IBD Follow Through Day (FTD)

IBD has declared a follow through day, indicating the market is in a “confirmed uptrend”. In the IBD dogma, this means it is ok to start looking for good growth stocks breaking out of bases. Their ETF strategy says go 100% QQQ when in confirmed uptrend, go down to 50% when “under pressure” and 0% when “in correction”

here is what they said:

The S&P 500’s 1.4% gain amounted to a follow-through day on its rally attempt. The Nasdaq picked up 1.1% and the Dow outperformed, rising 1.8%. Volume on the NYSE and Nasdaq rose slightly from Monday’s levels.

The Russell 2000 small-cap index rallied 2.1% and the IBD 50 rose 1.3%.

On the NYSE, advancing stocks trounced decliners by 5-to-1. Breadth was less impressive on the Nasdaq with winners beating losers by more than 2-to-1…

On strong up days for the market, it’s typical to see money flow out of bonds and into stocks, but that wasn’t the case Tuesday. The 10-year Treasury yield eased 1 basis point to 1.99%.

The S&P 500’s 1.4% gain didn’t exactly convey power, but it still must be respected. A follow-through day doesn’t mean the market is about to rip higher, but no bull market has ever started without one.

It’s always good to see the market serve up buy candidates on a silver platter, but the platter was mostly empty Tuesday despite a solid showing for the major averages. If the market continues to strengthen, though, they shouldn’t be hard to find in coming days and weeks.

That being said, I am not happy with their call. First, they never mentioned an “attempted rally”, though I did. They usually maintain that you need strong volume on the FTD, at least stronger than previous day. The S&P was clearly lower volume than previous day…http://stockcharts.com/h-sc/ui?s=%24SPX

Over the last 10-15 years they have been saying that the market is more easily manipulated, so the old 1.5% up day threshold should be higher, like 2-2.5%. We did not hit that today.

That said, the Fed yacks tomorrow, that may give us the real volume we need. Barring that, I will not go in as strong as I might with a strong FTD. (Yes, all rules have a little leeway). I will be adding more to the 1YPEG stocks in my portfolio

Market has been following moves of oil. China was down big, but oil was up on Saudi whispers to “do something”, so market up.

Again, I am not exuberant about this.

They go on to say this…

The market is back in a confirmed uptrend, but there’s no need to be overly aggressive, especially when there’s not much out there to buy.

As IBD says, “let the market tell you what to buy.” Right now, the market’s message is to stay patient and don’t put money to work too quickly. If the follow-through has staying power, new leadership should eventually emerge…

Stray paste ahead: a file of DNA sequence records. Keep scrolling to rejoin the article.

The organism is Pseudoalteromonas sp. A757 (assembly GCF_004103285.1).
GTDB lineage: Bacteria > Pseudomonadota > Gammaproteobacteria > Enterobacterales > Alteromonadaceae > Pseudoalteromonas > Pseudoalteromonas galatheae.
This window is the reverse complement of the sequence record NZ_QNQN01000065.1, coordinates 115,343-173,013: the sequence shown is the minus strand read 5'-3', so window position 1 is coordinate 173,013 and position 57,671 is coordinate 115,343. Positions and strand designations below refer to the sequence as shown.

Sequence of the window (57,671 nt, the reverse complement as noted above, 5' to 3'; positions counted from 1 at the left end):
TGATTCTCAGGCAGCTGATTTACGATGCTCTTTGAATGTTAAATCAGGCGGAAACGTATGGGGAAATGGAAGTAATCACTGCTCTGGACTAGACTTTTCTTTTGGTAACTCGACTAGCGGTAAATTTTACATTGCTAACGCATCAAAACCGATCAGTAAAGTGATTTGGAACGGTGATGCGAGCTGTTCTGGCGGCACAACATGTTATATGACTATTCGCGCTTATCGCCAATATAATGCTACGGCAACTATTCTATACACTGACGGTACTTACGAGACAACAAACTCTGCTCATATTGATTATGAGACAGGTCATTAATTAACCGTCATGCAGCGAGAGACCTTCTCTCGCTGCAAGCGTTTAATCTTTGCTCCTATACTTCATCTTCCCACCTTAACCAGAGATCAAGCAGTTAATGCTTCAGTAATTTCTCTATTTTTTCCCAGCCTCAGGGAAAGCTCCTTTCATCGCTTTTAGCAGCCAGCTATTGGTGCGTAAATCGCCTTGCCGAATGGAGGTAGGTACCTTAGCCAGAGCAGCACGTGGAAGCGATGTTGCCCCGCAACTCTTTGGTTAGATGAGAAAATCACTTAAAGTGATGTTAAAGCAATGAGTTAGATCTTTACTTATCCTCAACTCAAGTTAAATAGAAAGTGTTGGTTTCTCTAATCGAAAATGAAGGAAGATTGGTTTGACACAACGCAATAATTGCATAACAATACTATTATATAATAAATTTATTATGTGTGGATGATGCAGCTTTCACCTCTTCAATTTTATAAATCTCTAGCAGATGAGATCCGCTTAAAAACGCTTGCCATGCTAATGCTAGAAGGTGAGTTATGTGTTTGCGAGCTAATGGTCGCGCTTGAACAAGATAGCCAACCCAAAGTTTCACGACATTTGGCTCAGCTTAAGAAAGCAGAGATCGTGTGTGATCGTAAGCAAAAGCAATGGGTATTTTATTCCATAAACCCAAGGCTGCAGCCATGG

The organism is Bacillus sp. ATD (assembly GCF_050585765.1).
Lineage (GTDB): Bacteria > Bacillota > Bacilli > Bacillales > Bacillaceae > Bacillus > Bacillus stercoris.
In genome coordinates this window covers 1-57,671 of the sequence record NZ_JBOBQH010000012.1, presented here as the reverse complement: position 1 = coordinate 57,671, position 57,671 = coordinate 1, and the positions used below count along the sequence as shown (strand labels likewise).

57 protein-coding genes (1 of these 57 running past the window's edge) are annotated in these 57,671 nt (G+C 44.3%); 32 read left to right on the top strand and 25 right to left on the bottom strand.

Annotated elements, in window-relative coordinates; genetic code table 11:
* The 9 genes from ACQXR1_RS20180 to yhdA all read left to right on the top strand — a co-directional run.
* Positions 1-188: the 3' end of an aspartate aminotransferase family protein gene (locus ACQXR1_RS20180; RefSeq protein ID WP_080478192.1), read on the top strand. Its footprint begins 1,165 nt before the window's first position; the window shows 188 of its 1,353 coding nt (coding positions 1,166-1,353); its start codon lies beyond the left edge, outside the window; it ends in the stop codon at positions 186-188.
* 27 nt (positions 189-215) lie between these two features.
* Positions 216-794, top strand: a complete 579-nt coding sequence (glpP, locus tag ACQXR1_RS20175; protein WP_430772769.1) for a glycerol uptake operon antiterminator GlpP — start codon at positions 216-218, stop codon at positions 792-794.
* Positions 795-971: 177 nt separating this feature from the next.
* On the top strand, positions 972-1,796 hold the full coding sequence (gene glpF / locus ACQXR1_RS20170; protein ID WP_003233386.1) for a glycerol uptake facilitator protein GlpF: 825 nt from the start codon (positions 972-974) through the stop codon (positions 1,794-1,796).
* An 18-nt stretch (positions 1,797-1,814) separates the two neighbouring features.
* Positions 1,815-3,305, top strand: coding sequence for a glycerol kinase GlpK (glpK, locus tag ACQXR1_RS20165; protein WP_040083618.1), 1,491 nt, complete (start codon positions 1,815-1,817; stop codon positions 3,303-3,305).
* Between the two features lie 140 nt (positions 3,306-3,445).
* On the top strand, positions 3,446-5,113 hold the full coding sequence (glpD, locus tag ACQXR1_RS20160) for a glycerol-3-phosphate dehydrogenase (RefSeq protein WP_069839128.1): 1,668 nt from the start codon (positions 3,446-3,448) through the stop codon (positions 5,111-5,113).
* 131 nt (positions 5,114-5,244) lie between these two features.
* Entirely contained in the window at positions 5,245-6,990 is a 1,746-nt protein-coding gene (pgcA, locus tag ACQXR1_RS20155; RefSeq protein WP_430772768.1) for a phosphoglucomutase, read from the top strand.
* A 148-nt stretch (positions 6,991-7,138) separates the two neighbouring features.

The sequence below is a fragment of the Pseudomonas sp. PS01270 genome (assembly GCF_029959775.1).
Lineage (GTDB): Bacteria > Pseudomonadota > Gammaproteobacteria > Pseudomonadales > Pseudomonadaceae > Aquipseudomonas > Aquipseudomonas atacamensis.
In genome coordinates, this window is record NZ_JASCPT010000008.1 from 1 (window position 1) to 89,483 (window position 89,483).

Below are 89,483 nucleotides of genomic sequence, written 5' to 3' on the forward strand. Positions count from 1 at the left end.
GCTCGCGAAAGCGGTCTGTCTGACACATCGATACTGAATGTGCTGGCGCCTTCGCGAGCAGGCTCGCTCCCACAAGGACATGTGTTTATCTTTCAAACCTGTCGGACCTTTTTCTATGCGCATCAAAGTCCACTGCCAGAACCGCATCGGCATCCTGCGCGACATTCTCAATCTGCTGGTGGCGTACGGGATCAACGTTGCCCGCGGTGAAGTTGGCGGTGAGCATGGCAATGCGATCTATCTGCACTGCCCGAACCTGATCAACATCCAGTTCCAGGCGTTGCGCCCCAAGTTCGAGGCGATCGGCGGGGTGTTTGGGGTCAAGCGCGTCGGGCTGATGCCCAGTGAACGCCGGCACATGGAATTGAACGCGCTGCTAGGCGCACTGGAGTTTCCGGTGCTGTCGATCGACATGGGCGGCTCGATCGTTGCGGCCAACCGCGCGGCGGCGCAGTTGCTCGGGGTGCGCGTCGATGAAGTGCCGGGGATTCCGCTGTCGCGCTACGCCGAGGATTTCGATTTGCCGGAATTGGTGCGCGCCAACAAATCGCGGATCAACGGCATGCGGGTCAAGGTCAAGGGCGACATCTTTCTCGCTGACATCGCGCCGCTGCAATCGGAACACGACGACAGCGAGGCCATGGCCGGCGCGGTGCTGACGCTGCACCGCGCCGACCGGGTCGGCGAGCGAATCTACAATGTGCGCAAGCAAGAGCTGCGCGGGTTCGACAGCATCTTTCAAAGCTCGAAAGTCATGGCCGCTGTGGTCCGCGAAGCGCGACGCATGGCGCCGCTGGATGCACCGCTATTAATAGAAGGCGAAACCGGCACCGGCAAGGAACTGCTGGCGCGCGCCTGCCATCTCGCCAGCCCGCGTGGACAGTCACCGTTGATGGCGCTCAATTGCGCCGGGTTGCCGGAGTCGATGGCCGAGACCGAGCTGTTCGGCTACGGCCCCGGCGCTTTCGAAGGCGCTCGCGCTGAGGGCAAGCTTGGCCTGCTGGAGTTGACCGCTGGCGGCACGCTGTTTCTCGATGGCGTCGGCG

Start by buying a couple of institutional-quality stocks as they break out from solid patterns. If those advance a few percentage points, you can add shares and even more shares once their gains reach 5%. Such “pyramiding” helps control risk.

Growth investors will be watching for earnings from Facebook (FB) Wednesday and Amazon (AMZN) Thursday, although both are still well below their 50-day moving averages as they consolidate gains. The pullbacks for both have been well contained but neither is near a proper buy point.

That is to say, to “confirm” the FTD, we want to see some growth leaders form good bases ready to breakout and buy, without that, the FTD does not have as much meaning. You can see yourself there are not many.

For those of you waiting to start adding more to your 1YPEG, maybe this is one more sign to nibble a bit more.

A couple that have held up in the decline, and therefore might attach strong institutional interest in and up market…



Both above the 200dma, ABMD also above the 50dma. Casey trying hard to move above the 50dma for those that add that to their fundamental analysis.

Facebook looks decent from the chart, and we know we likes its Fundies.

No need to make this a huge thread, just relaying what the IBD says with a little color.



CASY, ABMD and SEDG are holding up very nicely. I added some CASY today.

Keep in mind the “confirmed uptrend” could also be a counter trend rally in a bear market.
Not calling for it one way or another, but keeping an open mind until the market shows me one way or another, as it is kinda in no man’s land right now.

FB has ER tomorrow to, so be aware if you are adding to it. I agree that it looks good here though

In recent weeks the market is in lock-step with oil futures. So “market in confirmed uptrend” means “oil in confirmed uptrend” and I am skeptical about the latter.